RA patients with peripheral neuropathy were significantly older (44.1 ± 7.1 vs. 35.7 ± 12.5 years; P = 0.001) and had higher RF (116.1 ± 160.8 vs. 43.6 ± 49; P = 0.003) compared with patients without peripheral neuropathy; no significant association was found between disease activity and peripheral neuropathy (P = 0.107). The VAS rating scale for pain was nearly similar in both groups of patients.

The frequency of current psychiatric disorders in RA patients was 60.8%, compared with 12% in controls (three out of 25; anxiety, somatoform disorder and depression, respectively). This difference was statistically significant (P < 0.001). In the RA group, depressive disorders as a single entity or comorbid with anxiety were found in 34 (45%) cases. Anxiety disorders either as a single entity or comorbid with depression were found in 20 (27%) cases, and comorbid anxiety and depression were found in 16 (21.6%) cases. Generalized anxiety disorder was the most common anxiety disorder (13.5%), followed by specific phobias, obsessive compulsive disorders (5.4% for each) and panic disorder (2.7%), in RA patients ([Table 2] and [Figure 1]). Interestingly, comorbid neurological findings and psychiatric disorders were recorded in eight (44.4%) out of 18 RA patients.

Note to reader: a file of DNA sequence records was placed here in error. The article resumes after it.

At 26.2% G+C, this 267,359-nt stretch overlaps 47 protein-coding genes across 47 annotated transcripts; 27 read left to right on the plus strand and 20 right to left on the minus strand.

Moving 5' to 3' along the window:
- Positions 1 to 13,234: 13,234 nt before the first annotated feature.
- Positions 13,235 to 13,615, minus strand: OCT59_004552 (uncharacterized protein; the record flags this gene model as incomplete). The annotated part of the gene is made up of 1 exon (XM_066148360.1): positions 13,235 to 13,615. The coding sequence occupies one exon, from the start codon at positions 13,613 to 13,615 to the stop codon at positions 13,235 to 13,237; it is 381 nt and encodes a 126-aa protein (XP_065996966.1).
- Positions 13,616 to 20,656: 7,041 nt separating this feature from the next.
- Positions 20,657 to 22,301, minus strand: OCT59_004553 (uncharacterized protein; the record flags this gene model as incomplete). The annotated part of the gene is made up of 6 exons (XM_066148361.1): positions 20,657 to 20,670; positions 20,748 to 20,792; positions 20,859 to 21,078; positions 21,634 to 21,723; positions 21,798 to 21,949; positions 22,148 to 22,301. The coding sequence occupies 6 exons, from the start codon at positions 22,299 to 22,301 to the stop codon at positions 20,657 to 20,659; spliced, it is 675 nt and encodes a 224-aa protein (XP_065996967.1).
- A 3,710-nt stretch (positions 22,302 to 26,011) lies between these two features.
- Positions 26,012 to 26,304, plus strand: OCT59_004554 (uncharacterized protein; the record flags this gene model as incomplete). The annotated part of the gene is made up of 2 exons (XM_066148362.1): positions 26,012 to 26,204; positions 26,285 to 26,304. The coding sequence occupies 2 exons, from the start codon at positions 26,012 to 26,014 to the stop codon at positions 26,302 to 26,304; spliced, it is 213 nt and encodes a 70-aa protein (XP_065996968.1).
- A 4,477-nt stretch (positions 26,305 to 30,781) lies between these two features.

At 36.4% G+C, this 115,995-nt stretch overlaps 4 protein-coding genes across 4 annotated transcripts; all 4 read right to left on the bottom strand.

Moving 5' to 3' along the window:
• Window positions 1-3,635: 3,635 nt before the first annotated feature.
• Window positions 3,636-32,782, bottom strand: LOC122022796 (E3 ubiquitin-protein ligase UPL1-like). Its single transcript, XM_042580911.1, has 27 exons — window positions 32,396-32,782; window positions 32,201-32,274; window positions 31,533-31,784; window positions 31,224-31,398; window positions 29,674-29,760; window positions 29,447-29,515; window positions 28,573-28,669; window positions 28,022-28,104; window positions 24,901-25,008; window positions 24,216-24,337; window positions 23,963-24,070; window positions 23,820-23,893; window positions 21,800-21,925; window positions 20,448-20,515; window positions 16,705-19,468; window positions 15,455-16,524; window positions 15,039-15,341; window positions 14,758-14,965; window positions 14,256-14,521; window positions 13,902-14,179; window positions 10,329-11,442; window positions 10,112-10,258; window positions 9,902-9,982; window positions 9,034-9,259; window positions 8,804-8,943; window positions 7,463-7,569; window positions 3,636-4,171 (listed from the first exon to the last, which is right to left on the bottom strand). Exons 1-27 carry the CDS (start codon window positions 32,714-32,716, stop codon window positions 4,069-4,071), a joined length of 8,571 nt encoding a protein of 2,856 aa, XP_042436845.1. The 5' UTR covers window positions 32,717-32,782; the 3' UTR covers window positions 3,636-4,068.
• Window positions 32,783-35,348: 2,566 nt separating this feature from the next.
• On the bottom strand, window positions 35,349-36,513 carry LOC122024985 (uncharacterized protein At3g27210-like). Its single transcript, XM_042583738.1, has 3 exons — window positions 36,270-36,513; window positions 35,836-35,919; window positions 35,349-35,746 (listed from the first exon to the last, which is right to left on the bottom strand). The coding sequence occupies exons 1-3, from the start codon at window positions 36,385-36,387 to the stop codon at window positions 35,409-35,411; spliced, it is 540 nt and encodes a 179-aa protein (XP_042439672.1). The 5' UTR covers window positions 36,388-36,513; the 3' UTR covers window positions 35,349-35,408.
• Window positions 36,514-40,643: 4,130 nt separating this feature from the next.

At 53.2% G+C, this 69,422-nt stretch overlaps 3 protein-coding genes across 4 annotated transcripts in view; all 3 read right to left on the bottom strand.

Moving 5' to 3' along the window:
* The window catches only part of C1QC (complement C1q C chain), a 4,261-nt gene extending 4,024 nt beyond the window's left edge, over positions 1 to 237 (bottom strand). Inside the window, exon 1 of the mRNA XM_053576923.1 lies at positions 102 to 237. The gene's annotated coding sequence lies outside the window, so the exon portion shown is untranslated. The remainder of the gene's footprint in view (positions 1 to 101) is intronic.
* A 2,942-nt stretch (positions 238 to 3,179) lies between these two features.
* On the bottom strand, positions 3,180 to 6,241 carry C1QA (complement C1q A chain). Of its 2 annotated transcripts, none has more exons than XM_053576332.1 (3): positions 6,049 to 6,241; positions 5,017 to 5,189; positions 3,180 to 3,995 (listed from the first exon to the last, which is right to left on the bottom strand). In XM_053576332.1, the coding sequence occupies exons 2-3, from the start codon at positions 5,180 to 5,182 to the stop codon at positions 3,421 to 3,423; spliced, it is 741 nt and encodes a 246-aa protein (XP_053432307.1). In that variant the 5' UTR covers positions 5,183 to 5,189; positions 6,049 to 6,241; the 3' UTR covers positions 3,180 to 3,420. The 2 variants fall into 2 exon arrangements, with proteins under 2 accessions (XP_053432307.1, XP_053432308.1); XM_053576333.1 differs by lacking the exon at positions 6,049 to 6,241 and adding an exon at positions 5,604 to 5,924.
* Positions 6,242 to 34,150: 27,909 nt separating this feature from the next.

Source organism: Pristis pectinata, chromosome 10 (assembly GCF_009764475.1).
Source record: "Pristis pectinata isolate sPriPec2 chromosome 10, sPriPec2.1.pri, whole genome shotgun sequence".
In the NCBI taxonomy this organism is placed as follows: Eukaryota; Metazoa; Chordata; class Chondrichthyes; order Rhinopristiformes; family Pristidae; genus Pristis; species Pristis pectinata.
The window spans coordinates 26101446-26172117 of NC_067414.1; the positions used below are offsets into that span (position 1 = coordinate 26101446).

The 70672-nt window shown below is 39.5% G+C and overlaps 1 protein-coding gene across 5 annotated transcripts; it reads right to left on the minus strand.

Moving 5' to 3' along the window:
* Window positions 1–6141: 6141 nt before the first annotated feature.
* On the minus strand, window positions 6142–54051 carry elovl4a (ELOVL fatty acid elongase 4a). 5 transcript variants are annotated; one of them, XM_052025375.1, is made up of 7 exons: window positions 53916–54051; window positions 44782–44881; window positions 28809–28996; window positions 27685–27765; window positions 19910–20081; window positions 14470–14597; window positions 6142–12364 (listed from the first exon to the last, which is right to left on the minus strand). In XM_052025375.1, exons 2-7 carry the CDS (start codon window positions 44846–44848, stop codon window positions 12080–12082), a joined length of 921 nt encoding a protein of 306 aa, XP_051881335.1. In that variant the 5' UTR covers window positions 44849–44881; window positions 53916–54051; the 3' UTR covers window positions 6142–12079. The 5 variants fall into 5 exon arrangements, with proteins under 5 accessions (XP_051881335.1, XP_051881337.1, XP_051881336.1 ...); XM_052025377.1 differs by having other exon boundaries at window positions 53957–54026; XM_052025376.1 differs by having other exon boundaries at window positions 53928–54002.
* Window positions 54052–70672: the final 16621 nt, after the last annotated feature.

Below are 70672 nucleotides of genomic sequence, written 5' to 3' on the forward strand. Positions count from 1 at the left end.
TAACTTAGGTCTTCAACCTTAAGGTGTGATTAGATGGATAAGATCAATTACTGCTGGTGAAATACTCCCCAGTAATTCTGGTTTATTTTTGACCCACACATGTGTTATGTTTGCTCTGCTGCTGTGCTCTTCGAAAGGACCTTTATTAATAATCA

Figure 1 The frequency of different psychiatric disorders among the studied patients. GAD, generalized anxiety disorder; OCD, obsessive compulsive disorder; RA, rheumatoid arthritis.

Click here to view

There were no significant differences between patients with and those without psychiatric disorders in terms of age, duration, RF and clinical profile (i.e. articular or extra-articular manifestations). The mean VAS pain score was significantly higher among patients with psychiatric disorders (8.1 ± 1.4) versus patients without psychiatric disorders (6.1 ± 0.6) (P = 0.0001). There was no significant association between RA patients with psychiatric disorders and DAS (P = 0.136).

Abnormal EEG findings were observed in 36 (48.6%) RA patients. The most common abnormality in RA patients was generalized paroxysmal activity (epileptiform activities) in 28 (37.8%) patients, either as paroxysms of high-voltage slow wave or sharp activities or paroxysms of spike wave complexes. Focal activities were recorded in 18 (24%) patients. Interestingly, seven (9.5%) patients showed diffuse slowing down of background activity ([Table 3]).
Table 3 Electroencephalography pattern in rheumatoid arthritis patients

Click here to view

On cognitive assessment, total IQ, verbal IQ and performance IQ scores were found to be significantly lower in RA patients compared with controls (P = 0.0001), as 40 (54%) patients had a low IQ score, which ranged from borderline IQ in 30 (40.6%) patients to mild mental retardation in 10 (13.5%) patients. ERPs P300 latency in RA patients was significantly prolonged compared with control values (P = 0.0001); moreover, seven (9.5%) RA patients had a prolongation of P300 latency (>mean ± 2 SD) compared with the control group. However, no other abnormalities were recorded among the parameters of ERPs ([Table 4]).